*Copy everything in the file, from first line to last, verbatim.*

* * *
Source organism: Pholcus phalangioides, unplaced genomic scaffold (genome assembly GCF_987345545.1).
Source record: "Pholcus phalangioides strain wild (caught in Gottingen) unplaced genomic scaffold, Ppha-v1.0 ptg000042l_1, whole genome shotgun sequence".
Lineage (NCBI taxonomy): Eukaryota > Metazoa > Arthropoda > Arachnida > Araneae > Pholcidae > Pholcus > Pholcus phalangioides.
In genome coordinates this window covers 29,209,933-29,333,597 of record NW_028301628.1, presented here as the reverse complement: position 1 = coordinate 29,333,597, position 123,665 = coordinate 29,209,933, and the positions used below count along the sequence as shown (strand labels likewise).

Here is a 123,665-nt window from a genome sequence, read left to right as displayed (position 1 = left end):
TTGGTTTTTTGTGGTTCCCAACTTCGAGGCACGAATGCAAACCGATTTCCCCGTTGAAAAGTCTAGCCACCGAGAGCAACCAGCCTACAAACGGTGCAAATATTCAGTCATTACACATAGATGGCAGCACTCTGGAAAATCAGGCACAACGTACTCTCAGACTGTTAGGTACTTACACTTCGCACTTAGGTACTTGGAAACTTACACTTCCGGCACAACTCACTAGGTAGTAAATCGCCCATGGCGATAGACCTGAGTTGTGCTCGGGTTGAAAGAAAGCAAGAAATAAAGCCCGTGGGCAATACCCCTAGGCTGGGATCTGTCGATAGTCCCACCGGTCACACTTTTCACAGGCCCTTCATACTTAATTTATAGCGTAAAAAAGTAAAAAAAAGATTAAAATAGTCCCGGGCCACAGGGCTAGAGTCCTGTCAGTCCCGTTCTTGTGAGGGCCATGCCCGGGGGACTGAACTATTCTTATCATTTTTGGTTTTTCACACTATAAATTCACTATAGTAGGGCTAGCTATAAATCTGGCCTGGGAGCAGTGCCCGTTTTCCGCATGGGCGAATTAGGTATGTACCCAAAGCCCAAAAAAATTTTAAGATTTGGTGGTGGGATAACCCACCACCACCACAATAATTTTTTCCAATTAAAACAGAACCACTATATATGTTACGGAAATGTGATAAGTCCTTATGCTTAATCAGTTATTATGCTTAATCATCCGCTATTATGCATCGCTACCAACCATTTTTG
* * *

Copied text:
Source organism: Pholcus phalangioides, unplaced genomic scaffold (genome assembly GCF_987345545.1).
Source record: "Pholcus phalangioides strain wild (caught in Gottingen) unplaced genomic scaffold, Ppha-v1.0 ptg000042l_1, whole genome shotgun sequence".
Lineage (NCBI taxonomy): Eukaryota > Metazoa > Arthropoda > Arachnida > Araneae > Pholcidae > Pholcus > Pholcus phalangioides.
In genome coordinates this window covers 29,209,933-29,333,597 of record NW_028301628.1, presented here as the reverse complement: position 1 = coordinate 29,333,597, position 123,665 = coordinate 29,209,933, and the positions used below count along the sequence as shown (strand labels likewise).

Here is a 123,665-nt window from a genome sequence, read left to right as displayed (position 1 = left end):
TTGGTTTTTTGTGGTTCCCAACTTCGAGGCACGAATGCAAACCGATTTCCCCGTTGAAAAGTCTAGCCACCGAGAGCAACCAGCCTACAAACGGTGCAAATATTCAGTCATTACACATAGATGGCAGCACTCTGGAAAATCAGGCACAACGTACTCTCAGACTGTTAGGTACTTACACTTCGCACTTAGGTACTTGGAAACTTACACTTCCGGCACAACTCACTAGGTAGTAAATCGCCCATGGCGATAGACCTGAGTTGTGCTCGGGTTGAAAGAAAGCAAGAAATAAAGCCCGTGGGCAATACCCCTAGGCTGGGATCTGTCGATAGTCCCACCGGTCACACTTTTCACAGGCCCTTCATACTTAATTTATAGCGTAAAAAAGTAAAAAAAAGATTAAAATAGTCCCGGGCCACAGGGCTAGAGTCCTGTCAGTCCCGTTCTTGTGAGGGCCATGCCCGGGGGACTGAACTATTCTTATCATTTTTGGTTTTTCACACTATAAATTCACTATAGTAGGGCTAGCTATAAATCTGGCCTGGGAGCAGTGCCCGTTTTCCGCATGGGCGAATTAGGTATGTACCCAAAGCCCAAAAAAATTTTAAGATTTGGTGGTGGGATAACCCACCACCACCACAATAATTTTTTCCAATTAAAACAGAACCACTATATATGTTACGGAAATGTGATAAGTCCTTATGCTTAATCAGTTATTATGCTTAATCATCCGCTATTATGCATCGCTACCAACCATTTTTG